Southeast Asian foreign ministers reiterated their condemnation of the ongoing violence in Myanmar, as it continues to test the unity of the Association of Southeast Asian Nations (ASEAN).
Myanmar, one of the ten member countries of ASEAN, has been plagued by conflict since the military coup in early 2021. The coup led to a brutal crackdown on pro-democracy supporters, triggering retaliatory attacks by a resistance movement and ethnic minority armies.
In a joint communique released on Thursday, ASEAN’s top diplomats expressed strong condemnation of the violence in Myanmar, including air strikes, artillery shelling, and the destruction of public facilities. The release of the communique was delayed for reasons unknown.
Indonesia, as the meeting chair, had urged foreign ministers to remain united in addressing the escalating violence in Myanmar.
Myanmar’s military leaders have refused to implement a five-point peace plan that calls for an end to violence and inclusive dialogue, despite it being agreed upon shortly after the coup. Malaysia had called for stronger condemnation.
The ASEAN foreign ministers also called on all parties involved to take immediate action to halt indiscriminate violence, condemn any escalation, and create an environment conducive to the delivery of humanitarian aid and inclusive national dialogue.
During the meeting, the South China Sea issue was also discussed. Several ASEAN members have overlapping maritime claims with China, their powerful neighboring country.
China’s Foreign Minister Wang Yi attended ASEAN-related meetings in Jakarta this week and held bilateral talks with Russian Foreign Minister Sergei Lavrov and U.S. Secretary of State Antony Blinken.
The ASEAN foreign ministers expressed concerns over land reclamations, activities, and serious incidents in the South China Sea region that put the safety of individuals at risk, without explicitly mentioning China.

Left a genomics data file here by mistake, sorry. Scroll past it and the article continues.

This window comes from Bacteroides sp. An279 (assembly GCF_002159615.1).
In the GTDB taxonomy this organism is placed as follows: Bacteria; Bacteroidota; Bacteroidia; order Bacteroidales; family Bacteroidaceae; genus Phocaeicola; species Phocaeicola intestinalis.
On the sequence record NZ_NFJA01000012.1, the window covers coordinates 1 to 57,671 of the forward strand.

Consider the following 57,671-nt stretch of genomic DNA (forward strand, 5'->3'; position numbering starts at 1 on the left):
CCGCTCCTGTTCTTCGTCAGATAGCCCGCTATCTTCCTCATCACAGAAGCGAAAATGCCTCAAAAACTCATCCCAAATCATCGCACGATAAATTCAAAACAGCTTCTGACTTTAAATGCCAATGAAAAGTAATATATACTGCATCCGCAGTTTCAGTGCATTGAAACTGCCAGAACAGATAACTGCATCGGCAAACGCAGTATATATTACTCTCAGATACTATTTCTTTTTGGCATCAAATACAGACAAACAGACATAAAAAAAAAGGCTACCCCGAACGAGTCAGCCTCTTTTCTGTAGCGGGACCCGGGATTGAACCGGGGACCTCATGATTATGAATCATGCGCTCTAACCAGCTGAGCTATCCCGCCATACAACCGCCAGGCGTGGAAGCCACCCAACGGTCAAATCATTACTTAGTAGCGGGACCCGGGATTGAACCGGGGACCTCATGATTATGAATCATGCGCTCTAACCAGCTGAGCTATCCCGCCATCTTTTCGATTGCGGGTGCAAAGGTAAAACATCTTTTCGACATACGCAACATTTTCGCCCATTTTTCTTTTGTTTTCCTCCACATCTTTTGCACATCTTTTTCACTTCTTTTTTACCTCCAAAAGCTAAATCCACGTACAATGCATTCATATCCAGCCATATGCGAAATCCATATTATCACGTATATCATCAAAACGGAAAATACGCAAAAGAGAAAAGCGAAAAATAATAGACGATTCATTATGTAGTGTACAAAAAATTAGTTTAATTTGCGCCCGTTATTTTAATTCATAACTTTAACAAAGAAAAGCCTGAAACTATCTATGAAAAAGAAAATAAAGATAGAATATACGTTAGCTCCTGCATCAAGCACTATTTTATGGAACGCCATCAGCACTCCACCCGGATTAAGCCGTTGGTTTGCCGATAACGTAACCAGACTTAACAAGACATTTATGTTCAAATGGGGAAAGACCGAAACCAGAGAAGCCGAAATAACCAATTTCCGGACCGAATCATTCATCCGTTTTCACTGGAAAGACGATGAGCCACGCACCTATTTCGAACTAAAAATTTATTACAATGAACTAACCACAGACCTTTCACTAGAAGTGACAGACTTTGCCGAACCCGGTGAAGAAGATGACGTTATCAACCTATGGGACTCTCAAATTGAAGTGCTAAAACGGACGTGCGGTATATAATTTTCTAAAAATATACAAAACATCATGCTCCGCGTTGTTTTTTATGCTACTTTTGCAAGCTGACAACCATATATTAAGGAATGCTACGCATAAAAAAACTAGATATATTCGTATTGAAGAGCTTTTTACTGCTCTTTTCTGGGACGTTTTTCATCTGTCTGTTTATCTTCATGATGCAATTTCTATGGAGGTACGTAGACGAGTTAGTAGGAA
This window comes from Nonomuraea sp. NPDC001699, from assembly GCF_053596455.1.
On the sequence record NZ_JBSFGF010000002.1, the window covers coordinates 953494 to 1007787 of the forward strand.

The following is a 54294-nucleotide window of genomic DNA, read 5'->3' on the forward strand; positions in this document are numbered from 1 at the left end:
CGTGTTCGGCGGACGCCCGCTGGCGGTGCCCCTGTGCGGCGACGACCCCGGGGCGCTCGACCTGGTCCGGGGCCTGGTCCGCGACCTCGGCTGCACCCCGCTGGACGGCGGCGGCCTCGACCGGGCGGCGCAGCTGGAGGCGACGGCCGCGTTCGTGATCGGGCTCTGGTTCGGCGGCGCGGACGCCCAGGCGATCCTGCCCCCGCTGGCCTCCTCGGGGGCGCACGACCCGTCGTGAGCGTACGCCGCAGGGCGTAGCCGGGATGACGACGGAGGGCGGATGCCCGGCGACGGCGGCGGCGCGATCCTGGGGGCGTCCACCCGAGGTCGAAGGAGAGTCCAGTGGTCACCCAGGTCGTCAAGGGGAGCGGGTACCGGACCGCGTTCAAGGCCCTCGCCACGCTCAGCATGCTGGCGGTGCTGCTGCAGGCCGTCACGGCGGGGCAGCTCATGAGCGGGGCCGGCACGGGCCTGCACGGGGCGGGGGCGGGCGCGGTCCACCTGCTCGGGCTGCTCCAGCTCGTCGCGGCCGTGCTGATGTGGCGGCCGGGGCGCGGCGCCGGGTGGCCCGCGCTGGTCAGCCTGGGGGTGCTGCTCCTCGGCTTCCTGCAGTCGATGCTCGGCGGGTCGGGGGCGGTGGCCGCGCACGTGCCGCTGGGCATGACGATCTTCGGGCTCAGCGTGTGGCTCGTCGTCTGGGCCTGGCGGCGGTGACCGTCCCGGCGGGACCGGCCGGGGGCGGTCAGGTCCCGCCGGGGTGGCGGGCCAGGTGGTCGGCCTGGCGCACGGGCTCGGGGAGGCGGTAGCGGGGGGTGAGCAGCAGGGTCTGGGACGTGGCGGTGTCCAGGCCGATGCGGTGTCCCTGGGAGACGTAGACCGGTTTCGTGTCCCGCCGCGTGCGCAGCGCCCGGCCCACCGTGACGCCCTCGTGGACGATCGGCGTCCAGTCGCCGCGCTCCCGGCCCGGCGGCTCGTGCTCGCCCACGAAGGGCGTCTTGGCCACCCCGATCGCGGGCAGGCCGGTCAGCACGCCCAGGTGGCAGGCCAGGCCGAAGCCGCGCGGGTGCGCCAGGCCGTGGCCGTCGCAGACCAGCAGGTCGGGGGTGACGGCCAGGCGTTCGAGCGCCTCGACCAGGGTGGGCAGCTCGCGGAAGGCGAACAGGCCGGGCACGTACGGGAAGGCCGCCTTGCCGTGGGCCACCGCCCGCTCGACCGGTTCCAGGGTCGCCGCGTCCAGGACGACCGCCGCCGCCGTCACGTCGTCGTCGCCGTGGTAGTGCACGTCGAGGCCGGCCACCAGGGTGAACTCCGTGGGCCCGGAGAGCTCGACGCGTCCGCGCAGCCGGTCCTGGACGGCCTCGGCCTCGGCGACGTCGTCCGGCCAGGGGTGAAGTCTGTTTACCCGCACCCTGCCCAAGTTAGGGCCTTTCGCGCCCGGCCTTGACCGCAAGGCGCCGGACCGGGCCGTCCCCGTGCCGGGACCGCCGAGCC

The divisions within ASEAN over Myanmar became evident when Thailand invited Myanmar military officials to a meeting last month, aiming to re-engage with the junta. However, due to the lack of progress on the five-point plan, junta officials have been excluded from high-level ASEAN meetings.
Most ASEAN members boycotted the meeting, but Thai Foreign Minister Don Pramudwinai defended it, citing the challenges his country faces concerning borders, trade, and refugee issues.
On Wednesday, Don announced that he had recently met with Myanmar’s detained former leader, Aung San Suu Kyi, becoming the first foreign official granted access to the Nobel laureate in over two years since her imprisonment by the military.
The ASEAN ministers acknowledged Thailand’s recent activities regarding Myanmar, which some member states considered a positive development.
The shadow National Unity Government of Myanmar, composed of loyalists to Suu Kyi’s ousted administration, has discouraged ASEAN from engaging with the junta unless all political prisoners are released.
Additional reporting by Gayatri Suroyo; Writing by Kanupriya Kapoor and Simon Lewis, A. Ananthalakshmi, Devjyot Ghoshal; Editing by Simon Cameron-Moore, Raju Gopalakrishan, and Nick Macfie